We’re all advocates for adopting more plants into our diets, but too often the new meat substitutes hitting our shelves are riddled with chemicals we can’t pronounce and we’re not sure if we want to. Luckily for us, the humble fruit packs a punch and most carnivores can hardly tell the difference!

Best served in ‘pulled-pork’ sliders, marinated in curries, or dished up in Ellie Bullen’s Smoked Jackfruit Tacos, the versatile plant does more than just imitate a meat-like texture. It’s nutrient-rich and even comes in a funky skin to boot.

The fruity part can be a mission to get into, but once you get there, there are endless possibilities!

It Is The Largest Tree-Borne Fruit In The World, But Bigger Isn’t Better

The younger jackfruits are used when making imitation meats because the younger, unripe flesh easily soaks up flavors and has that classic stringy, meat-like texture when cooked. With growing demand, young, unripe jackfruit can easily be found at health stores and some larger supermarkets in conveniently canned portions. However, where possible, try to ensure the cans are BPA free. Some places even sell pre-marinated versions, but it’s always more fun getting a little messy and making it yourself.

Jackfruit Is Naturally Sweet

That’s right, when juicy and ripe it tastes more similar to pineapple or mango than a traditional roast. But like any other meat, the results of jackfruit are more about how they’re prepared. To get the quintessential BBQ flavor, it’s best to marinate the flesh in a concoction of liquid smoke, and your favorite herbs and spices.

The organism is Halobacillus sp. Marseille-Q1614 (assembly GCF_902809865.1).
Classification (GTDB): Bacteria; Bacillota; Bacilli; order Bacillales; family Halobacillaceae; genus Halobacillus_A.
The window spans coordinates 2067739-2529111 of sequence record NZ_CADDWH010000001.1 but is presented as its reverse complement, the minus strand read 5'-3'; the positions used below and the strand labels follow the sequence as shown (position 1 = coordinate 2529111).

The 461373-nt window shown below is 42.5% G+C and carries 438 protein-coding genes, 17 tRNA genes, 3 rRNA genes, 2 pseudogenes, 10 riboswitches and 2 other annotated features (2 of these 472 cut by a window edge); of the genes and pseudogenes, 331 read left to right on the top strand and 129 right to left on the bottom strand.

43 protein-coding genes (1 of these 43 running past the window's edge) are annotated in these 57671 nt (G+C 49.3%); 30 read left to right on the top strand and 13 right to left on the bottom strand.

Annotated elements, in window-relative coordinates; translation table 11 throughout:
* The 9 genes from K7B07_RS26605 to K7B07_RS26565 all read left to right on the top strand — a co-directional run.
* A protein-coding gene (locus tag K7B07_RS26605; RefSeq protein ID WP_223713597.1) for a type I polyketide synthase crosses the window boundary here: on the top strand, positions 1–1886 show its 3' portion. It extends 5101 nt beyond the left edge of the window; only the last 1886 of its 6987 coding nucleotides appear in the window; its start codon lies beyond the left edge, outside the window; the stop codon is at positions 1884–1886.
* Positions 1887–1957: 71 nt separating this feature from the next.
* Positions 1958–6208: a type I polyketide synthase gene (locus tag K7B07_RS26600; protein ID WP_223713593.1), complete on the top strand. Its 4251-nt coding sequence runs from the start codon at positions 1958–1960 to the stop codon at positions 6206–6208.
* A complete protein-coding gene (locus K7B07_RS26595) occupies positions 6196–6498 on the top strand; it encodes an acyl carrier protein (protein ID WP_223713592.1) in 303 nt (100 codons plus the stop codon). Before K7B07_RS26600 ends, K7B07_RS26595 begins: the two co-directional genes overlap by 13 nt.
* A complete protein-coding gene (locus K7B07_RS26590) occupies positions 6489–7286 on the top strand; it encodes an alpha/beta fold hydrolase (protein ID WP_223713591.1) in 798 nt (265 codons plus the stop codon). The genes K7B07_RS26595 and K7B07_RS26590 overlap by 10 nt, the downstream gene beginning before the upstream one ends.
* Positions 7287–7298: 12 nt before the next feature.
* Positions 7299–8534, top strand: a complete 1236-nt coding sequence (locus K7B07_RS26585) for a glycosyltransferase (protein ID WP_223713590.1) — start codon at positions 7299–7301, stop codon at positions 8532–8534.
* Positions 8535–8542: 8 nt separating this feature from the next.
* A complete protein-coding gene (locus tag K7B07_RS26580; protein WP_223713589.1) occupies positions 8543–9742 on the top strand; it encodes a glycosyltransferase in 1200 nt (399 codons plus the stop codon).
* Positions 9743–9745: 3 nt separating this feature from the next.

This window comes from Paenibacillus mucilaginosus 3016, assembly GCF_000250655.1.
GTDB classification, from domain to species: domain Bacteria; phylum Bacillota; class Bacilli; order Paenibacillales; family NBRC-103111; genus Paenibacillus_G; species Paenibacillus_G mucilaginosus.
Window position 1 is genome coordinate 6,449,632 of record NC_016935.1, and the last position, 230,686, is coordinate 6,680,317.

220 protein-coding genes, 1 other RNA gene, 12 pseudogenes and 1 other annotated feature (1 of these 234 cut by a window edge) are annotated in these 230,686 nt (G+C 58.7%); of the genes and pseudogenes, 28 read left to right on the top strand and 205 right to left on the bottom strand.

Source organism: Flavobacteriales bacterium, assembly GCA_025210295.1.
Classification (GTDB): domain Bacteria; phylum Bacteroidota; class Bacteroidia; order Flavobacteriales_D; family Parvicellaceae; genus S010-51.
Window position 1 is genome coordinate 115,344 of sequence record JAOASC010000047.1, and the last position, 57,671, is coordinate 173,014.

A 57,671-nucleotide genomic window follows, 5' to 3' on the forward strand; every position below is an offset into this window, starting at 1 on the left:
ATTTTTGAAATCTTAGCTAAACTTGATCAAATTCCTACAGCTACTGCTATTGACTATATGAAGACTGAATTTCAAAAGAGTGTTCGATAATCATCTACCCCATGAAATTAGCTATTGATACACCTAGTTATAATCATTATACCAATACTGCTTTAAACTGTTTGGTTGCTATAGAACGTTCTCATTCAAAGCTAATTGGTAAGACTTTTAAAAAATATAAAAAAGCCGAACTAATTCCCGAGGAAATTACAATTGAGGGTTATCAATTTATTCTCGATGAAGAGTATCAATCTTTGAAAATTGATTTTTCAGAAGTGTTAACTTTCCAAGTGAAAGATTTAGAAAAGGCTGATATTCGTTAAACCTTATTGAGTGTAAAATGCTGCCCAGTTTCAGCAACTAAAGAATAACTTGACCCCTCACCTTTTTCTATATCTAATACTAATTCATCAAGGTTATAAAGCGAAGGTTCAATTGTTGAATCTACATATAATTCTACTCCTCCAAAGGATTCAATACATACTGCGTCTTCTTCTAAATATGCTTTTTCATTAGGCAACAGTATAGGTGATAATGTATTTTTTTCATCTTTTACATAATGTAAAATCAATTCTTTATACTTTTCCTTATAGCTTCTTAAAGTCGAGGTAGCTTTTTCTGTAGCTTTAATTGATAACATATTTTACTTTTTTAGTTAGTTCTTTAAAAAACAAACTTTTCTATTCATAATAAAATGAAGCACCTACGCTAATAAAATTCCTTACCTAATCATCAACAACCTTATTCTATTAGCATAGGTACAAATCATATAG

Production Is Ridiculously Sustainable

A single tree can grow between 100-200 fruits in a single year. In a world where the meat and dairy industries are becoming increasingly criticized for the inherent environmental impact, jackfruit could be the answer we’ve been looking for. We’ve never heard of another tree that yields such a fruitful crop! So now you don’t need a guilty conscience for guzzling jackfruit every day of the week.

Good Source of Vital Nutrients

Jackfruit, in all its meat-disguises, holds a rich nutrient profile, packed with good dietary fiber and much-needed antioxidants. The fruit is calorie-dense, which has suggested it may be a solution global food poverty, and contains high levels of fiber, protein, Vitamin A & C, riboflavin, magnesium, potassium, copper, and manganese. And even though we don’t use the seeds in our meaty dishes, they pack the most punch - including being a source of calcium and iron.

It’s Actually Good For You

The mock-meat has been praised for its potential health benefits, which helps argue its case with rising research about the negative health effects of animal products. Jackfruit has shown to improve digestion, benefit our immune system, boost energy levels, support healthy vision, improve skin health and reduce signs of aging, regulate blood pressure and a healthy heart, and support strong, healthy bones. There is also mounting evidence to suggest the phytonutrients present may aid in preventing cancer.

It’s Been A Staple In Asian Diets For Centuries

In diets that we look to for health-promoting benefits, especially those across South East Asia, jackfruit has been a staple since the beginning of time. The sweeter fruits have been sucked on by children, other starchier fruits have been marinated in recipes handed down through centuries. Many cultures still harvest and prepare jackfruit traditionally, so while we marvel at its, it never hurts to try the traditional flavors either. If you’re seeking out the whole fruit, rather than a canned or pre-packaged counterpart, head to your local Asian market and you’re sure to be in luck.

Now that you’re armed with the knowledge, head to the kitchen and marinate some meatless magic!